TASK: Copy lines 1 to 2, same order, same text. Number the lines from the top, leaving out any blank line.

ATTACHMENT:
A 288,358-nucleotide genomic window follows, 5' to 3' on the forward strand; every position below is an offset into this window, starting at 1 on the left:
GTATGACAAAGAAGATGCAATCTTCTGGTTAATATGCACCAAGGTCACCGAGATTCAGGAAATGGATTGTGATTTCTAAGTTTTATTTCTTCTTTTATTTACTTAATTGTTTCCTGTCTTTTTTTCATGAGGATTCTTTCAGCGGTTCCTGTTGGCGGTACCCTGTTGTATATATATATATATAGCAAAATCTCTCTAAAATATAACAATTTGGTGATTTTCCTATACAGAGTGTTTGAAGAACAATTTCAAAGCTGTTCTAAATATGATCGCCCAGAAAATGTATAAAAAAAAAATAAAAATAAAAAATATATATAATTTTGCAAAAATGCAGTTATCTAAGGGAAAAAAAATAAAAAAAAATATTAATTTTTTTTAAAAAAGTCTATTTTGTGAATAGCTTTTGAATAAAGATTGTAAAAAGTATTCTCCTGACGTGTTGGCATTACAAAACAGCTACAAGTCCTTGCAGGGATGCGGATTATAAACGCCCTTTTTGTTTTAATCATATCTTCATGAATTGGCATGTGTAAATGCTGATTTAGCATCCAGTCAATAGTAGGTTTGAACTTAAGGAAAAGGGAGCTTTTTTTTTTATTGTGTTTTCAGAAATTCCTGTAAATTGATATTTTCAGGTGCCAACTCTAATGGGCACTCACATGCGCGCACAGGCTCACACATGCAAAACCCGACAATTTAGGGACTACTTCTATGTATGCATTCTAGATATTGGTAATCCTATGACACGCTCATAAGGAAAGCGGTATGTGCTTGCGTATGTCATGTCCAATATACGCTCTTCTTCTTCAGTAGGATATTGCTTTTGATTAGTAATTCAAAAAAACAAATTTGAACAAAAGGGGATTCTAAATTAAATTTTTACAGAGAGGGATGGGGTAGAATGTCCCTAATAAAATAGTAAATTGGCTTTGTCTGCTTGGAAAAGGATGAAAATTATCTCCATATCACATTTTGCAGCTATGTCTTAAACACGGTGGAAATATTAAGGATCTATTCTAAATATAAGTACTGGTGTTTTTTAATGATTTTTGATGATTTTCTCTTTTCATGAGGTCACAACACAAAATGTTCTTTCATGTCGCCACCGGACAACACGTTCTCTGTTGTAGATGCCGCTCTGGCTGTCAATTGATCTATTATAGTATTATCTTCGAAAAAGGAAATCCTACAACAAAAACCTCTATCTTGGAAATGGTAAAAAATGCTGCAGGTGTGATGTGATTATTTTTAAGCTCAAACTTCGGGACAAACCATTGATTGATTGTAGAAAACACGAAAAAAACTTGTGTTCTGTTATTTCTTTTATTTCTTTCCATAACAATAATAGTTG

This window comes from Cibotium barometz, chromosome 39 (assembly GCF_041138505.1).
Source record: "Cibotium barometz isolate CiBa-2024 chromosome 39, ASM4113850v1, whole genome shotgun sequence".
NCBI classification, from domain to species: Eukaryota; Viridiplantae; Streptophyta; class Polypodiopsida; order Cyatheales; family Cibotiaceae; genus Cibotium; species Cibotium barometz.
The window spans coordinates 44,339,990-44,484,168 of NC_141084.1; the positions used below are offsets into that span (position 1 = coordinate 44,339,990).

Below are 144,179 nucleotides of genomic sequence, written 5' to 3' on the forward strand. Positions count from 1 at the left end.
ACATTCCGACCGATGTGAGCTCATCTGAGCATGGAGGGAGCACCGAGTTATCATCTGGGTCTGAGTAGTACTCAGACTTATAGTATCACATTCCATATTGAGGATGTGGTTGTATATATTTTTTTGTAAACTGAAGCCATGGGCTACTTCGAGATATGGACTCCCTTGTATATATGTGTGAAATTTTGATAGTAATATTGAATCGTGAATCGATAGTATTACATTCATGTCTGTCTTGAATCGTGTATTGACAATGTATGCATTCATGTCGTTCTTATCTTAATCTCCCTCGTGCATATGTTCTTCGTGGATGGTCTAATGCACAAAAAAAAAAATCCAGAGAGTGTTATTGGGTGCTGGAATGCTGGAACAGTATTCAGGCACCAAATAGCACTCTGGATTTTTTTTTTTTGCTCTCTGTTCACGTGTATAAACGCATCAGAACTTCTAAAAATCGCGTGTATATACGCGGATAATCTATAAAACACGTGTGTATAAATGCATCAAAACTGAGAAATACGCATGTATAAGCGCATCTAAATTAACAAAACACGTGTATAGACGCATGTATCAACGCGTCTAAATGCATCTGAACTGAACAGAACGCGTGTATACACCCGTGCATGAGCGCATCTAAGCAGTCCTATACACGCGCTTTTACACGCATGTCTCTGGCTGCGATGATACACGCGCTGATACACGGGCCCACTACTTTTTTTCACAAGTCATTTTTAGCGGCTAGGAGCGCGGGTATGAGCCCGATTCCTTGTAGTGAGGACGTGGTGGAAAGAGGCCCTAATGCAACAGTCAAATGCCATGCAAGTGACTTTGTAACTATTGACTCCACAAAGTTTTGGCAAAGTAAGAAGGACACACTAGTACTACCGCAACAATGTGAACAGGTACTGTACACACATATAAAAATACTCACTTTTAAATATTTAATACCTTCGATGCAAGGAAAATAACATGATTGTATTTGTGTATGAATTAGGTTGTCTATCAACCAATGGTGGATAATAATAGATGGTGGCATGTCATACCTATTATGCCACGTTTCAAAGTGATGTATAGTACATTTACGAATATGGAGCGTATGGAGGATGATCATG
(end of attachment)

A 288,358-nucleotide genomic window follows, 5' to 3' on the forward strand; every position below is an offset into this window, starting at 1 on the left:
GTATGACAAAGAAGATGCAATCTTCTGGTTAATATGCACCAAGGTCACCGAGATTCAGGAAATGGATTGTGATTTCTAAGTTTTATTTCTTCTTTTATTTACTTAATTGTTTCCTGTCTTTTTTTCATGAGGATTCTTTCAGCGGTTCCTGTTGGCGGTACCCTGTTGTATATATATATATATAGCAAAATCTCTCTAAAATATAACAATTTGGTGATTTTCCTATACAGAGTGTTTGAAGAACAATTTCAAAGCTGTTCTAAATATGATCGCCCAGAAAATGTATAAAAAAAAAATAAAAATAAAAAATATATATAATTTTGCAAAAATGCAGTTATCTAAGGGAAAAAAAATAAAAAAAAATATTAATTTTTTTTAAAAAAGTCTATTTTGTGAATAGCTTTTGAATAAAGATTGTAAAAAGTATTCTCCTGACGTGTTGGCATTACAAAACAGCTACAAGTCCTTGCAGGGATGCGGATTATAAACGCCCTTTTTGTTTTAATCATATCTTCATGAATTGGCATGTGTAAATGCTGATTTAGCATCCAGTCAATAGTAGGTTTGAACTTAAGGAAAAGGGAGCTTTTTTTTTTATTGTGTTTTCAGAAATTCCTGTAAATTGATATTTTCAGGTGCCAACTCTAATGGGCACTCACATGCGCGCACAGGCTCACACATGCAAAACCCGACAATTTAGGGACTACTTCTATGTATGCATTCTAGATATTGGTAATCCTATGACACGCTCATAAGGAAAGCGGTATGTGCTTGCGTATGTCATGTCCAATATACGCTCTTCTTCTTCAGTAGGATATTGCTTTTGATTAGTAATTCAAAAAAACAAATTTGAACAAAAGGGGATTCTAAATTAAATTTTTACAGAGAGGGATGGGGTAGAATGTCCCTAATAAAATAGTAAATTGGCTTTGTCTGCTTGGAAAAGGATGAAAATTATCTCCATATCACATTTTGCAGCTATGTCTTAAACACGGTGGAAATATTAAGGATCTATTCTAAATATAAGTACTGGTGTTTTTTAATGATTTTTGATGATTTTCTCTTTTCATGAGGTCACAACACAAAATGTTCTTTCATGTCGCCACCGGACAACACGTTCTCTGTTGTAGATGCCGCTCTGGCTGTCAATTGATCTATTATAGTATTATCTTCGAAAAAGGAAATCCTACAACAAAAACCTCTATCTTGGAAATGGTAAAAAATGCTGCAGGTGTGATGTGATTATTTTTAAGCTCAAACTTCGGGACAAACCATTGATTGATTGTAGAAAACACGAAAAAAACTTGTGTTCTGTTATTTCTTTTATTTCTTTCCATAACAATAATAGTTG